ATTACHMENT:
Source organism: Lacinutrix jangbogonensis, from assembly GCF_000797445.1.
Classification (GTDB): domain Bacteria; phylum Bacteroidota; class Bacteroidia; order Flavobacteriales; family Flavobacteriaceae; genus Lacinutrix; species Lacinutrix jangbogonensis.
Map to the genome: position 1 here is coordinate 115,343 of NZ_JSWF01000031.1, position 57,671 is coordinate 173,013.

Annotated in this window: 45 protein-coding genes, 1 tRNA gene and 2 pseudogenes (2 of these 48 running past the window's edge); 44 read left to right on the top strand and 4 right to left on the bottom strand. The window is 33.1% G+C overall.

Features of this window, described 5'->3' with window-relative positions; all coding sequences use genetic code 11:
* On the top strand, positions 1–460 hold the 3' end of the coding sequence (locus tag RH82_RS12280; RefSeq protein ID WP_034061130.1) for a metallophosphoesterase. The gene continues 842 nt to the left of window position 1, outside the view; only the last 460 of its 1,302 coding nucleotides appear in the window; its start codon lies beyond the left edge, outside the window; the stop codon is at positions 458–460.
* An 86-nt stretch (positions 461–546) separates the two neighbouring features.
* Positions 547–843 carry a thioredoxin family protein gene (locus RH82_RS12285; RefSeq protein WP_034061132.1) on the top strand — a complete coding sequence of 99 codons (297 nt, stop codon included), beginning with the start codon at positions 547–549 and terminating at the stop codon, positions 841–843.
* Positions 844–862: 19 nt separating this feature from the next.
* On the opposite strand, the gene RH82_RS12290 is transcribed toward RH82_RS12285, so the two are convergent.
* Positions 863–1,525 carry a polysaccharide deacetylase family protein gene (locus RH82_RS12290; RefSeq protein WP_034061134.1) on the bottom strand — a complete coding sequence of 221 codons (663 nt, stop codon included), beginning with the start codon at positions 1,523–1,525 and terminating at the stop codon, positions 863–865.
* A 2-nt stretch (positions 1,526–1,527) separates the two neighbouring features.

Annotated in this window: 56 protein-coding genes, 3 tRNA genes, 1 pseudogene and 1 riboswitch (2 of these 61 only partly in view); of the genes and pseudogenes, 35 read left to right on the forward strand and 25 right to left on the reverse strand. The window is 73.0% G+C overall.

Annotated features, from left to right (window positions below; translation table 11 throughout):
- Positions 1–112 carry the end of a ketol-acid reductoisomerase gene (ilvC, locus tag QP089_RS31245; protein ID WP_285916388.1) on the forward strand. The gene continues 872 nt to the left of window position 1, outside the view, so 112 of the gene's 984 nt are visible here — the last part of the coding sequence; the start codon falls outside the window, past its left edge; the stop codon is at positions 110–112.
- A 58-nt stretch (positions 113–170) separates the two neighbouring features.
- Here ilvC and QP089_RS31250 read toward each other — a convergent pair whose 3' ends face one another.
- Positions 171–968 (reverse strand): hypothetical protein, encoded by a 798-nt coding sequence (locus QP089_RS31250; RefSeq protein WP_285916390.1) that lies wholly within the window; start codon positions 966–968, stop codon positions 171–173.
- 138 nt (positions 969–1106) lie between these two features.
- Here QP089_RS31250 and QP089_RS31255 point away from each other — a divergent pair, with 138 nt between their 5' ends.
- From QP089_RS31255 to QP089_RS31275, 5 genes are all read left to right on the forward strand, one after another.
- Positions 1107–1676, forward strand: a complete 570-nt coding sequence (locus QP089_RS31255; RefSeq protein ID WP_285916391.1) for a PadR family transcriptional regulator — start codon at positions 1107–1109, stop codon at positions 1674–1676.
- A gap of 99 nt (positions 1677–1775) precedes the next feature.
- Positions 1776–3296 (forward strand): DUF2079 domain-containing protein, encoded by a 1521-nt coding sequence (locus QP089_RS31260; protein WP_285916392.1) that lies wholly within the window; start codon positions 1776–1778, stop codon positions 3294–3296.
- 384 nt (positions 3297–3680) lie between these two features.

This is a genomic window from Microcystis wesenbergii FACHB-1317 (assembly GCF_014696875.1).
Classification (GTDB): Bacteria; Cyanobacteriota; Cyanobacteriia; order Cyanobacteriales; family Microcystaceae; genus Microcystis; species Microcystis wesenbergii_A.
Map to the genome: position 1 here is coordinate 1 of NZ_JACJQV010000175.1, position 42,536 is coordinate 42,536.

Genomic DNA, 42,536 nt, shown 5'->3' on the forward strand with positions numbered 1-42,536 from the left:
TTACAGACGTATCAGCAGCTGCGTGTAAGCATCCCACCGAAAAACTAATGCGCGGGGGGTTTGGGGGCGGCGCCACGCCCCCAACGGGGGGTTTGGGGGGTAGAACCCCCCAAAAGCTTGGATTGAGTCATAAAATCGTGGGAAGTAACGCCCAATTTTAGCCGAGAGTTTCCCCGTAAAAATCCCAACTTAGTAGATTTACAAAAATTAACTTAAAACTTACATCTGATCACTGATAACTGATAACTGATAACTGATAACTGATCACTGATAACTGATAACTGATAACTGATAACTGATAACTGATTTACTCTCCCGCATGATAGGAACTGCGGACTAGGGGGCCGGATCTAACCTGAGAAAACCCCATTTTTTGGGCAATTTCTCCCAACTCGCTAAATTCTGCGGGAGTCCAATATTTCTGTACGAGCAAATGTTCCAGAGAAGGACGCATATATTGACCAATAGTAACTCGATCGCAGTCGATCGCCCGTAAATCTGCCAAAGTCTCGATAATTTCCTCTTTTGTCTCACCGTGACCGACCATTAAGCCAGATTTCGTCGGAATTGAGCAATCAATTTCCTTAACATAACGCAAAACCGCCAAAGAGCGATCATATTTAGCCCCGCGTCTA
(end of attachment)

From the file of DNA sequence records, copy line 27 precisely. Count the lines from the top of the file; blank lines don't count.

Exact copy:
Classification (GTDB): Bacteria; Cyanobacteriota; Cyanobacteriia; order Cyanobacteriales; family Microcystaceae; genus Microcystis; species Microcystis wesenbergii_A.